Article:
Blood pressure characteristics among slum dwellers in Kenya

Ongeti K, Ogeng'o J, Pulei A, Olabu B, Gakara C. "Blood pressure characteristics among slum dwellers in Kenya." Global Advanced Research. 2013;2(4):80-85.


Objectives: To assess the blood pressure characteristics of dwellers of Kibera slum. Design:
Descriptive crossectional study Setting: Kibera slum, Nairobi, Kenya. Patients and Methods: The
blood pressure, resting pulse rate and BMI was assessed among 400 dwellers of Kibera slum in
Nairobi, Kenya. The data collected was analysed for frequency and means using a statistical
program SPSS. Results: The mean blood pressure was 122/71mmHg. Systolic blood pressure was
higher in males than in females (p=0.001). Fifty two (13%) participants, 17.8% of males and 11.1%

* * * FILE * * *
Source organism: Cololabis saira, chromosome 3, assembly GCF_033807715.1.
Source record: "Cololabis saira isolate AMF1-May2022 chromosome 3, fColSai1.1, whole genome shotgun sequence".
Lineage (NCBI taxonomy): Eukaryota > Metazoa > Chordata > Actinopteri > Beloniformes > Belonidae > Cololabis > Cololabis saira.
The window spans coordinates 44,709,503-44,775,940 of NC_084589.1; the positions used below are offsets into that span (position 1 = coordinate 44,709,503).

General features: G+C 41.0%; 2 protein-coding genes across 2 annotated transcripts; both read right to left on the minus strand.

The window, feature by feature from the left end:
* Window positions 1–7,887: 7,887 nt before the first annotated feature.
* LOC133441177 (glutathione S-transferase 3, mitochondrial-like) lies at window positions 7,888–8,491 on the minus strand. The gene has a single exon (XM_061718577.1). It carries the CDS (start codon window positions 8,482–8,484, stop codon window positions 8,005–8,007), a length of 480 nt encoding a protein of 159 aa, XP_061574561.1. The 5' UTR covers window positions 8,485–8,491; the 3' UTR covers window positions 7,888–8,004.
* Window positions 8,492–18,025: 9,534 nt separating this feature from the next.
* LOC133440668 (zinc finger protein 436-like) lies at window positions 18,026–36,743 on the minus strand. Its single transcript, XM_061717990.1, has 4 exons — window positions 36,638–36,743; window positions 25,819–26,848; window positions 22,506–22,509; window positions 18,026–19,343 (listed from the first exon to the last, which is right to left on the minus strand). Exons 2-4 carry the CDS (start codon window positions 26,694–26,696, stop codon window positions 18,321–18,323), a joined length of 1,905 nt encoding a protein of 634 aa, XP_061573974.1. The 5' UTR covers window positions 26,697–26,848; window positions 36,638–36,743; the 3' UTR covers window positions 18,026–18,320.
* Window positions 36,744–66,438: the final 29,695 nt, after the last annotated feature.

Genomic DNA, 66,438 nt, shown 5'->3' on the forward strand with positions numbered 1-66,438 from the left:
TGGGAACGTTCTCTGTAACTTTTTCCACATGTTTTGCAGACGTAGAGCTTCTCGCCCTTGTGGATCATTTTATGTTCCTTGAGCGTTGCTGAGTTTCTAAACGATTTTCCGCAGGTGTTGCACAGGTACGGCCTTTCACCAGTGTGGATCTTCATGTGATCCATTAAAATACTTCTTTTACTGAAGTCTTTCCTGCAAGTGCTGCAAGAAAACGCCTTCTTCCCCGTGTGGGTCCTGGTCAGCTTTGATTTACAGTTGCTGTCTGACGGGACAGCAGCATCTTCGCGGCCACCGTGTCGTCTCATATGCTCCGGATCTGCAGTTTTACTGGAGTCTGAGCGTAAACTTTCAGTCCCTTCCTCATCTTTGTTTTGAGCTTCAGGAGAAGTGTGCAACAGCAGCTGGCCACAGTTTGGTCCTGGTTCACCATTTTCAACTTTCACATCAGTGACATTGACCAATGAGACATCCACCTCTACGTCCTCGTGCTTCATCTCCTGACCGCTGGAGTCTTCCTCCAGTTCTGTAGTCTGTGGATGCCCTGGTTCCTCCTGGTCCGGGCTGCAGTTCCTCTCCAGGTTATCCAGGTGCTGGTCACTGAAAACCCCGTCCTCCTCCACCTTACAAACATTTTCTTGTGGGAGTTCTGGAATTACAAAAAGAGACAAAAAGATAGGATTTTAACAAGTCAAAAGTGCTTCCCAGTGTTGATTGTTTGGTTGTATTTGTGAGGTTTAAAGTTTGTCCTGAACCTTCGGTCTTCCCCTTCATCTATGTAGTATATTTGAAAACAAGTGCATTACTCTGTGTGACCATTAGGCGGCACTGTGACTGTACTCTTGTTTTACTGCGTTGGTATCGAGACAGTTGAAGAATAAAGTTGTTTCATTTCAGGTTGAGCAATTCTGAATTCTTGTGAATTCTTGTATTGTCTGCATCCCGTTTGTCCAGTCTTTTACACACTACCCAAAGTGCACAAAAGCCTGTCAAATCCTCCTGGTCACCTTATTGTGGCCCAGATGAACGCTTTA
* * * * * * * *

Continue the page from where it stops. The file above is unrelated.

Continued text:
of the females were hypertensive. Outstanding factors associated with hypertension included
male gender (p=0.001), a body mass index (BMI) > 25 and increasing age. Seven of the patients
knew they were hypertensive and 5 were on antihypertensive therapy. Conclusions: Prevalence of
hypertension in these urban slum dwellers is comparable to that reported in rural settings
elsewhere in Africa. There is need for public education concerning management of BMI and
hypertension starting early in life and regular screening of people at risk in the urban slum

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